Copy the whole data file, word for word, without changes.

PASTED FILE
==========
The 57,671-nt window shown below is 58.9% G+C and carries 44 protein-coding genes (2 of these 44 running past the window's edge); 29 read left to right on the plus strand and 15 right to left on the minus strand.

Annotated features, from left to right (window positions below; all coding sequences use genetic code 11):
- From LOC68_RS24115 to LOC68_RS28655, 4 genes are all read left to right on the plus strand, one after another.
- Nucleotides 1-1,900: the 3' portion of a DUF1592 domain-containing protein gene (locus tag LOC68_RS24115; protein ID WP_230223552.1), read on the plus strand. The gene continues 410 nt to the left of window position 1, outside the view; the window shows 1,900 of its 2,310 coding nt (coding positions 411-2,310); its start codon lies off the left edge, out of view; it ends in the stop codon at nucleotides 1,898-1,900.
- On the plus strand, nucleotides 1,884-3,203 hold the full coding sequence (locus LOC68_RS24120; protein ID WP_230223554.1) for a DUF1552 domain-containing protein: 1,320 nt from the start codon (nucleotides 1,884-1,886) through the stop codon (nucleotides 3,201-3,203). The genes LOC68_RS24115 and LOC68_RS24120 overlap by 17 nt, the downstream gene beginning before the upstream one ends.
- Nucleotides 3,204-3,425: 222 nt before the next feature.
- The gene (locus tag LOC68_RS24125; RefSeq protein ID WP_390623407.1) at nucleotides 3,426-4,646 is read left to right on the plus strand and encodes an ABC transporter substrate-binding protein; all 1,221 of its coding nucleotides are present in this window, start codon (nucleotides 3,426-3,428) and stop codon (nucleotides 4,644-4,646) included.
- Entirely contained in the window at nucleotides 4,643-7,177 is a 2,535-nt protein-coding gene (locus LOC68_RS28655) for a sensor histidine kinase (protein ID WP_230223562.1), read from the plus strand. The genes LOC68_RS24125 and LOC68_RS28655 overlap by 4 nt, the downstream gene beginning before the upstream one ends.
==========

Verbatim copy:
The 57,671-nt window shown below is 58.9% G+C and carries 44 protein-coding genes (2 of these 44 running past the window's edge); 29 read left to right on the plus strand and 15 right to left on the minus strand.

Annotated features, from left to right (window positions below; all coding sequences use genetic code 11):
- From LOC68_RS24115 to LOC68_RS28655, 4 genes are all read left to right on the plus strand, one after another.
- Nucleotides 1-1,900: the 3' portion of a DUF1592 domain-containing protein gene (locus tag LOC68_RS24115; protein ID WP_230223552.1), read on the plus strand. The gene continues 410 nt to the left of window position 1, outside the view; the window shows 1,900 of its 2,310 coding nt (coding positions 411-2,310); its start codon lies off the left edge, out of view; it ends in the stop codon at nucleotides 1,898-1,900.
- On the plus strand, nucleotides 1,884-3,203 hold the full coding sequence (locus LOC68_RS24120; protein ID WP_230223554.1) for a DUF1552 domain-containing protein: 1,320 nt from the start codon (nucleotides 1,884-1,886) through the stop codon (nucleotides 3,201-3,203). The genes LOC68_RS24115 and LOC68_RS24120 overlap by 17 nt, the downstream gene beginning before the upstream one ends.
- Nucleotides 3,204-3,425: 222 nt before the next feature.
- The gene (locus tag LOC68_RS24125; RefSeq protein ID WP_390623407.1) at nucleotides 3,426-4,646 is read left to right on the plus strand and encodes an ABC transporter substrate-binding protein; all 1,221 of its coding nucleotides are present in this window, start codon (nucleotides 3,426-3,428) and stop codon (nucleotides 4,644-4,646) included.
- Entirely contained in the window at nucleotides 4,643-7,177 is a 2,535-nt protein-coding gene (locus LOC68_RS28655) for a sensor histidine kinase (protein ID WP_230223562.1), read from the plus strand. The genes LOC68_RS24125 and LOC68_RS28655 overlap by 4 nt, the downstream gene beginning before the upstream one ends.